- Lemon.io, a Ukraine-based company that matches freelance developers with startups, foresaw this situation, sending employees in Ukraine two months’ salary in advance and doubling the frequency of salary payments, according to technology news website The Information. The company also enacted new policies to ensure that if any employee joins the civilian defense force or is under attack, they will keep their jobs and be paid their full salary.
- According to an internal Slack message from its CEO Johnny Boufarhat, Hopin, a virtual event platform, has given a $3,000 emergency fund to each of its 27 Ukrainian employees, some of whom were part of layoffs announced last week.
- JustAnswer, which provides online professional services consultations, is stockpiling cash in-country, as well as in a Polish bank close to its office, reported the San Francisco Chronicle. The move was made in order to pay staff in the case of power outages or cyberattacks that shut down local banks.
Your staff may love their jobs in tech, but they are still jobs. Don’t skirt around conversations about money, as it may be the only way to know if they need help.
Ask, ‘What Do You Need?’
The next logical step is to ask how you can help. “What do you need right now?” is a powerful, open-ended question.
The Women Who Code community asked members from their network in Kyiv to share ways they needed folks to support. They responded:
- Protest and call for action from world leaders.
- Amplify voices from people on the ground.
- Only share accurate, fact-based information.
- Vote with your wallet.
But the help colleagues need may be more specific than this. When you ask someone directly how you can help, answers may surprise you and actions that seem small can be important to an individual.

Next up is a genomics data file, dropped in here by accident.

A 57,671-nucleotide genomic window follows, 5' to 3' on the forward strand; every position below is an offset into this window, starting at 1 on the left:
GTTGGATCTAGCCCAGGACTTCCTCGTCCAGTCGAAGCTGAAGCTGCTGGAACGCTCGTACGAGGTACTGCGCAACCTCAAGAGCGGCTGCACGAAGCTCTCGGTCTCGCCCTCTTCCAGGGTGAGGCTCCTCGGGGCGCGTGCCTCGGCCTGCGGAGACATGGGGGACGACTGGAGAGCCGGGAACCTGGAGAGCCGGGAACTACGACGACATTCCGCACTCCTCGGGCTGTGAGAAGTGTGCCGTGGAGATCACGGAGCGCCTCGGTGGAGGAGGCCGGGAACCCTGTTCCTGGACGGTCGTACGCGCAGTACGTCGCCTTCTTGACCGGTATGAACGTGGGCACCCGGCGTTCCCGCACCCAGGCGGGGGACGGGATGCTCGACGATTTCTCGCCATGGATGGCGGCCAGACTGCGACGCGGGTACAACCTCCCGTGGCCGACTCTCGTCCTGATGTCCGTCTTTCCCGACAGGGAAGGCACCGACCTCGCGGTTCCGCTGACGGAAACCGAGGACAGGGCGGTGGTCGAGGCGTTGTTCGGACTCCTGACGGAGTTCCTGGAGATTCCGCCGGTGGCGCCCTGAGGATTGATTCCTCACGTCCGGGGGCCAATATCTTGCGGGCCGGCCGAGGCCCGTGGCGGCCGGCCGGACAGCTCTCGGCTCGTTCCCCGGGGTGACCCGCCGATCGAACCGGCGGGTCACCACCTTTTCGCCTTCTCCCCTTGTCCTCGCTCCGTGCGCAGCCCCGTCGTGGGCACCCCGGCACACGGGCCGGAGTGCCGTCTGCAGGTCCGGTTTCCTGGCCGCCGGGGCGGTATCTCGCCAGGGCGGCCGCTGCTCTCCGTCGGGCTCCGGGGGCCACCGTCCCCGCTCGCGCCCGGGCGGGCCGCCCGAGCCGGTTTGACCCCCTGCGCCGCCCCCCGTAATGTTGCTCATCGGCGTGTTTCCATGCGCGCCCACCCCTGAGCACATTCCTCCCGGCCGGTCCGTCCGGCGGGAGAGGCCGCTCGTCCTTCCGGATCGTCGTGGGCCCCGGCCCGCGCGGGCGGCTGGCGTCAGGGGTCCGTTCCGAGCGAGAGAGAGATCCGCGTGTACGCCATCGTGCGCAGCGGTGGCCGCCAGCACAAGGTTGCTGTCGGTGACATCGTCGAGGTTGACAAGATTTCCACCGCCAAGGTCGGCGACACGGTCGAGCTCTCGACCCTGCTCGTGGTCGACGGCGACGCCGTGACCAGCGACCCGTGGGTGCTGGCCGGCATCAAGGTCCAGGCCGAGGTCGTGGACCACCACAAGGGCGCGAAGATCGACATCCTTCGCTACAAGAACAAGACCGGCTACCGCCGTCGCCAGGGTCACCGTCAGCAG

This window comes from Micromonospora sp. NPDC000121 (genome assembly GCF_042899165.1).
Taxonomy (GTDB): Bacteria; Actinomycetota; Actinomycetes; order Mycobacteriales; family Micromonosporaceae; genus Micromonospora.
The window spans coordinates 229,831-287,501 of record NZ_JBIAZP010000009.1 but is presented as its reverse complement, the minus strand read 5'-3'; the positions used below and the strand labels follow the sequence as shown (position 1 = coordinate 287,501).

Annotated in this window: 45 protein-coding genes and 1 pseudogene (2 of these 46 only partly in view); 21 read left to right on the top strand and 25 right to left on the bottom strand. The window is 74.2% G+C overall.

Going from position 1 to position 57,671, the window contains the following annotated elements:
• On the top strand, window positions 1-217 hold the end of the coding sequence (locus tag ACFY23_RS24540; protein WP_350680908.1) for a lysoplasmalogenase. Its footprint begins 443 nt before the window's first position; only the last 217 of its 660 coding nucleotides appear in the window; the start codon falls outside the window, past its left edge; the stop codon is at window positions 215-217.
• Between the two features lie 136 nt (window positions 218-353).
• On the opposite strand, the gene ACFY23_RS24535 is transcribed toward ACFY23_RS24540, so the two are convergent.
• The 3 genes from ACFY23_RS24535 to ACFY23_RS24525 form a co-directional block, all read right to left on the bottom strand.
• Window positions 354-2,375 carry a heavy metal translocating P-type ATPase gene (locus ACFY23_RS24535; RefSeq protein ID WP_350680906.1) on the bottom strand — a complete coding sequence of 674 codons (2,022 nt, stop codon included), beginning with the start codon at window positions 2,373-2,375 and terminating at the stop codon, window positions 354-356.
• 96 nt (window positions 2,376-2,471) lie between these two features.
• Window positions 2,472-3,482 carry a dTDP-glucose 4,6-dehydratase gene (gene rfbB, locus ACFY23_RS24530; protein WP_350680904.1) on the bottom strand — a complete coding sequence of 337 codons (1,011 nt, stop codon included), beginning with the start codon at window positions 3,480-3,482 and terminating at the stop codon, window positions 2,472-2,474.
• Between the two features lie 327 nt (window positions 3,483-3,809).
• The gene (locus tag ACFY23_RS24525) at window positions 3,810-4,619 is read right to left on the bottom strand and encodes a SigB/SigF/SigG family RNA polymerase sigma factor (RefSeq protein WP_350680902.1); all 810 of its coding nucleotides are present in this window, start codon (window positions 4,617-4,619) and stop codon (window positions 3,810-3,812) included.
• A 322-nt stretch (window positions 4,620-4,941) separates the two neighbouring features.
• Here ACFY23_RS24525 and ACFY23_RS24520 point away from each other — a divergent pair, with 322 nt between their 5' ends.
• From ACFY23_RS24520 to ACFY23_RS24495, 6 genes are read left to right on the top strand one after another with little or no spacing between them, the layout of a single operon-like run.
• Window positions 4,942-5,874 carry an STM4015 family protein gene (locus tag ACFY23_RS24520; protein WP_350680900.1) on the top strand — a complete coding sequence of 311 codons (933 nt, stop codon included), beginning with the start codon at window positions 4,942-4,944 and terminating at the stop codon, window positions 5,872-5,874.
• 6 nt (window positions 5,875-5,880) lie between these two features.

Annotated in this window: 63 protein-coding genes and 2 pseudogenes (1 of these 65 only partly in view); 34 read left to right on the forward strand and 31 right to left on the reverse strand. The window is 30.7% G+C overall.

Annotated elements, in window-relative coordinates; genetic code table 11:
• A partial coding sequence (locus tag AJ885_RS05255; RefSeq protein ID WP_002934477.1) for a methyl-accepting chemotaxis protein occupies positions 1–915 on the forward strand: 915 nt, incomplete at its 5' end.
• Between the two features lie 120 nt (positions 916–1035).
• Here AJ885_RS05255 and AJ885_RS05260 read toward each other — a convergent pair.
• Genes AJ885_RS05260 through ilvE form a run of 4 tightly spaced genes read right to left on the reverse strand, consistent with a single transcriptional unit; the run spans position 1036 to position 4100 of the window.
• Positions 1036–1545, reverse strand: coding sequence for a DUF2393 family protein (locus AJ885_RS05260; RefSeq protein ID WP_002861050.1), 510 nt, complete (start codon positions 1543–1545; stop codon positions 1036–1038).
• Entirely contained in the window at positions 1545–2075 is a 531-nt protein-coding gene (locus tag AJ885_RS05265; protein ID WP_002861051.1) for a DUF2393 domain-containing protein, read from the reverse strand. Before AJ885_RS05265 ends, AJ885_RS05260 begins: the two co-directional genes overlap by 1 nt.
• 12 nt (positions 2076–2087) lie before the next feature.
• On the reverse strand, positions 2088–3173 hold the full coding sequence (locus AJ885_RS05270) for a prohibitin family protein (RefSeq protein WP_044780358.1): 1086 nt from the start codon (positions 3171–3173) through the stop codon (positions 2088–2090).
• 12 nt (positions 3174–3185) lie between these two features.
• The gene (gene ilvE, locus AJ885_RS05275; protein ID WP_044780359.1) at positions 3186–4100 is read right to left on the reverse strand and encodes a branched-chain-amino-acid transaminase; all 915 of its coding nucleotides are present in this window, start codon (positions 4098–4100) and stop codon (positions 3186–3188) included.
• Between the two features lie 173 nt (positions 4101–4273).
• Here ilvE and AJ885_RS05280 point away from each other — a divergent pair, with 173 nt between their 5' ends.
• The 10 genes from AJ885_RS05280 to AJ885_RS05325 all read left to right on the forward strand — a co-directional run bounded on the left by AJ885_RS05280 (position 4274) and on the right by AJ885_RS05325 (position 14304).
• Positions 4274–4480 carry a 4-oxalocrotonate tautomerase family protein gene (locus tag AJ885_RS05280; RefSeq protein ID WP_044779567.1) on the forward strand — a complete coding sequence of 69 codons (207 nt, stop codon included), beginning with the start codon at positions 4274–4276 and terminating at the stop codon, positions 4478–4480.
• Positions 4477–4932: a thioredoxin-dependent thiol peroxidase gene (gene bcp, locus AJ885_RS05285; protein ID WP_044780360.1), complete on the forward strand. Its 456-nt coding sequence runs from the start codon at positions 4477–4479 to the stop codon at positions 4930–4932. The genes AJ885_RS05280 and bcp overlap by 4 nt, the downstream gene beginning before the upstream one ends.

That’s what Eugene Kulak learned in talking to his friends and former and current colleagues. He’s a Ukrainian software engineer and architect who works on sundry outsourced projects, one of which had him temporarily relocate to Georgia in late February. When he left, he didn’t expect his country to be invaded, but now he’s looking for ways to support Ukraine from abroad.
The most common request he gets is for more information. An outside perspective can act as the link among dispersed colleagues, as well as provide vital information of danger zones and resources coming from abroad. Kulak even had a friend from Russia, whose family doesn’t trust what’s happening. She requested videos from actual Ukrainians, not mass media, to show her kin the situation in Ukraine.
He told The New Stack that most of his friends in tech really live cash-free lives, so they are having difficulties accessing their money. “Even if I can transfer them money, they cannot use it,” he said. As many banking terminals are broken or offline now, one colleague asked Kulak to top up their phone’s available data and minutes from abroad.
Fuel supplies are also running low, so another friend asked him for a map of gas stations.
Kulak said he can feel helpless as a sudden outsider, but in these small ways, he has been able to help his colleagues. He has also let clients know that he may not always be available, because he is prioritizing helping people on the ground.
Remember: It’s Not About You
You are not the Ukrainians’ priority — or that of any team member living in a war zone. It’s not their job nor their focus to make you feel better about their trauma. They may be out of touch for hours and even days at a time. And each person will differ in how involved they want their employer to be in their situation.